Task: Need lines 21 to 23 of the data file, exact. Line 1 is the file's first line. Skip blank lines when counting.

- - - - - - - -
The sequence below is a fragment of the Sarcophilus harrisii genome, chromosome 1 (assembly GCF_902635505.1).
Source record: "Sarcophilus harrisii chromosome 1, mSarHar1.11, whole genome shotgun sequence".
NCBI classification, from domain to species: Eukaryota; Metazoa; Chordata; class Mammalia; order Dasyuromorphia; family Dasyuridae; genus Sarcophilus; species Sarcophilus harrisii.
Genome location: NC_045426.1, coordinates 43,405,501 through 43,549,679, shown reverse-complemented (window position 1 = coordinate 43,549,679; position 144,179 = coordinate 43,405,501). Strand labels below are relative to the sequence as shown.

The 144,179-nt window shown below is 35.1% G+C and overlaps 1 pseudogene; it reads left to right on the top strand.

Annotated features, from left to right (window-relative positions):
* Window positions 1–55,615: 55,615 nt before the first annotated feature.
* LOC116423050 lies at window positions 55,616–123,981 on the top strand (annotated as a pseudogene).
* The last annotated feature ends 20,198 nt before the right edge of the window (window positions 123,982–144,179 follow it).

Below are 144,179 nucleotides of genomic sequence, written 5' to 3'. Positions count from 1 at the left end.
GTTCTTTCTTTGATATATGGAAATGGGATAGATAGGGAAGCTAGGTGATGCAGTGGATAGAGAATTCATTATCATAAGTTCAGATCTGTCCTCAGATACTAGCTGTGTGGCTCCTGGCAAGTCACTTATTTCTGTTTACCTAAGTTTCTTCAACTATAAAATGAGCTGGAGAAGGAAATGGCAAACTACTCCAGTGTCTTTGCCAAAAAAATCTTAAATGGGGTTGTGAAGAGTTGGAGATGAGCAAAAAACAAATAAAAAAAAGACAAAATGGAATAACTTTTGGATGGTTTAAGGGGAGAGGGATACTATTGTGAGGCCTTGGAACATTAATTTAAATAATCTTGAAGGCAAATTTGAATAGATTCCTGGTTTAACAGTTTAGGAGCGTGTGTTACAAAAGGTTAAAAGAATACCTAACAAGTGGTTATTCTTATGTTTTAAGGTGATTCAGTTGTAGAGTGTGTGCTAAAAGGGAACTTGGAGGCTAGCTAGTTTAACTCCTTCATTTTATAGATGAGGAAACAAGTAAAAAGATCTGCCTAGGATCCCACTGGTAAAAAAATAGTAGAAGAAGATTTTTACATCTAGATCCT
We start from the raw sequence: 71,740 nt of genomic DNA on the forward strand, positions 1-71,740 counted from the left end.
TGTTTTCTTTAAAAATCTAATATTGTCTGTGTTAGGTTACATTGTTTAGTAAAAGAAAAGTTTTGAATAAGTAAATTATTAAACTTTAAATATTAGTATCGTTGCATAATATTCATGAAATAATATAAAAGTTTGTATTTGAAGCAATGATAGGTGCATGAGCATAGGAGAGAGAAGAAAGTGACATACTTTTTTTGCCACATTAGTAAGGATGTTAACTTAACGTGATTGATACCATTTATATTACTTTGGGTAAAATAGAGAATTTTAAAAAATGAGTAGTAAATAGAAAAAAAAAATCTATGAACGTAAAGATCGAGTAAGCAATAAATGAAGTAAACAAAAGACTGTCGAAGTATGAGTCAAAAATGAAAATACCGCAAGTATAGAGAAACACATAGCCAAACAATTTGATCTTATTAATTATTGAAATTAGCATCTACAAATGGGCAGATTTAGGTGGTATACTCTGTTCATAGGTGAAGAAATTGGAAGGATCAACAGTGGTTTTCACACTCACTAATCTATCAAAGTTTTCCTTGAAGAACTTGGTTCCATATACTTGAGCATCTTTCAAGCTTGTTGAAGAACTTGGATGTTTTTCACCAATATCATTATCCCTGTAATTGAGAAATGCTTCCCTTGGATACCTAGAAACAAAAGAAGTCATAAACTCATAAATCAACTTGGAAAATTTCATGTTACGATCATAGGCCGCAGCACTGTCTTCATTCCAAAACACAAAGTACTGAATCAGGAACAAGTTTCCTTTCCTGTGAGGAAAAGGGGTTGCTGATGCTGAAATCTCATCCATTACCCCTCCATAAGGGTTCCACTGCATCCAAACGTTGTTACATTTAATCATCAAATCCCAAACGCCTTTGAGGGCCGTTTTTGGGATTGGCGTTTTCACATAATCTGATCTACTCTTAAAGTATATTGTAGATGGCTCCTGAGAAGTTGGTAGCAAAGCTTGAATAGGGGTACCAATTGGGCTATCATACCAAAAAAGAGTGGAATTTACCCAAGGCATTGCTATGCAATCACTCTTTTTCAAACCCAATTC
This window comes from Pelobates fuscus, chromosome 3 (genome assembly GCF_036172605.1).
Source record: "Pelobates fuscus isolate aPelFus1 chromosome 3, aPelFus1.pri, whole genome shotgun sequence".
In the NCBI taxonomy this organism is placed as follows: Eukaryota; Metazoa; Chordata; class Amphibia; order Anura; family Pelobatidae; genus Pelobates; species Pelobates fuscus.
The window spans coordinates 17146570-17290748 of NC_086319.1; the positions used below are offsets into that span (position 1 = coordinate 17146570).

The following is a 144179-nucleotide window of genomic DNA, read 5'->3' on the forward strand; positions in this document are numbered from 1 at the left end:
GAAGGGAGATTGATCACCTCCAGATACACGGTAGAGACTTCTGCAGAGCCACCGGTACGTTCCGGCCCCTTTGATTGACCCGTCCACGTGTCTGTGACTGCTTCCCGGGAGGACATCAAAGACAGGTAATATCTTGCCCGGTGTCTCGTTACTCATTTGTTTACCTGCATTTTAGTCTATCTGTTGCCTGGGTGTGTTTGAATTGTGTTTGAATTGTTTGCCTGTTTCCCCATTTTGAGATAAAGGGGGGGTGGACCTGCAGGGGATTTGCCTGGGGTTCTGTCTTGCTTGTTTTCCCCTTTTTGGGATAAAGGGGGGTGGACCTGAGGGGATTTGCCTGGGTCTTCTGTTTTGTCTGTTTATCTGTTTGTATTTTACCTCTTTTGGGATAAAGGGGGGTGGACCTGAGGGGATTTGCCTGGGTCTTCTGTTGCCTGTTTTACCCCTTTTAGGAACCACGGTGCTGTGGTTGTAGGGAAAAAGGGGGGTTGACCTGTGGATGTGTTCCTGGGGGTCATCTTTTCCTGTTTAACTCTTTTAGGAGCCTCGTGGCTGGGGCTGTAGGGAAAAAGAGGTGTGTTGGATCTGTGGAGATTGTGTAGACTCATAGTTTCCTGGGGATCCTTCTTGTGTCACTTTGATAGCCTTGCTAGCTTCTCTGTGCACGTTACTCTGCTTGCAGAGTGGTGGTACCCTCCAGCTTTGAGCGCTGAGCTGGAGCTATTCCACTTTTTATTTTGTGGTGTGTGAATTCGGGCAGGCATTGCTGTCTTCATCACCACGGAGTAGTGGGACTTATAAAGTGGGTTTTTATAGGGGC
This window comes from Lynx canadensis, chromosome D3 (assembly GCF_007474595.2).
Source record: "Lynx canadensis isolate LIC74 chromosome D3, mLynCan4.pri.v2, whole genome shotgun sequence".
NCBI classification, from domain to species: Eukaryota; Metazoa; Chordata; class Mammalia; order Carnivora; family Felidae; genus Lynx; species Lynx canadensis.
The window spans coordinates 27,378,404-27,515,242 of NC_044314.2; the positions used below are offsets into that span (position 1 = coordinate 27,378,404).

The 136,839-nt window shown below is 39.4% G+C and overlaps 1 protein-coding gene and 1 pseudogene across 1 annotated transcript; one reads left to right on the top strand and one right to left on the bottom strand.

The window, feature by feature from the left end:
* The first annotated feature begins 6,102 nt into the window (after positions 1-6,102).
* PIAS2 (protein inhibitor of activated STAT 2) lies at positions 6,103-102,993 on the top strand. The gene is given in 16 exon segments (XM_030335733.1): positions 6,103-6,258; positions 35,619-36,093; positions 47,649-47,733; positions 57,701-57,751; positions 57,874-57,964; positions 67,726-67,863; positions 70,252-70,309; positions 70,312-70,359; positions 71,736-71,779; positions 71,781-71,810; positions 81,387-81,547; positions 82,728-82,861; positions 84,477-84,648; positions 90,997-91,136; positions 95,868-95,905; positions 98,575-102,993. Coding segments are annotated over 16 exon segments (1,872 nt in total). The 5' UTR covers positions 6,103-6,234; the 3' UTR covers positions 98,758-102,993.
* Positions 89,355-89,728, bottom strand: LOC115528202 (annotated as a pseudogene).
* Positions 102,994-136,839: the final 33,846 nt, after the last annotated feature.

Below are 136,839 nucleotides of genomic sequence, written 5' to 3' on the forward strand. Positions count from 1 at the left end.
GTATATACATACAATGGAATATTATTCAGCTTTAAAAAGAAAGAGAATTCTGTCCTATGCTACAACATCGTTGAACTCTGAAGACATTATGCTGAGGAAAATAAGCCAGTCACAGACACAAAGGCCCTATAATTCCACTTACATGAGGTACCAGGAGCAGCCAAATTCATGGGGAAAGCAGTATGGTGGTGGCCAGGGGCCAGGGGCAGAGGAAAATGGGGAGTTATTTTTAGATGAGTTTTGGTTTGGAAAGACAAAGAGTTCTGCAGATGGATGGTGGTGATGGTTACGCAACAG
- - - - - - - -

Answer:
Source record: "Lynx canadensis isolate LIC74 chromosome D3, mLynCan4.pri.v2, whole genome shotgun sequence".
NCBI classification, from domain to species: Eukaryota; Metazoa; Chordata; class Mammalia; order Carnivora; family Felidae; genus Lynx; species Lynx canadensis.
The window spans coordinates 27,378,404-27,515,242 of NC_044314.2; the positions used below are offsets into that span (position 1 = coordinate 27,378,404).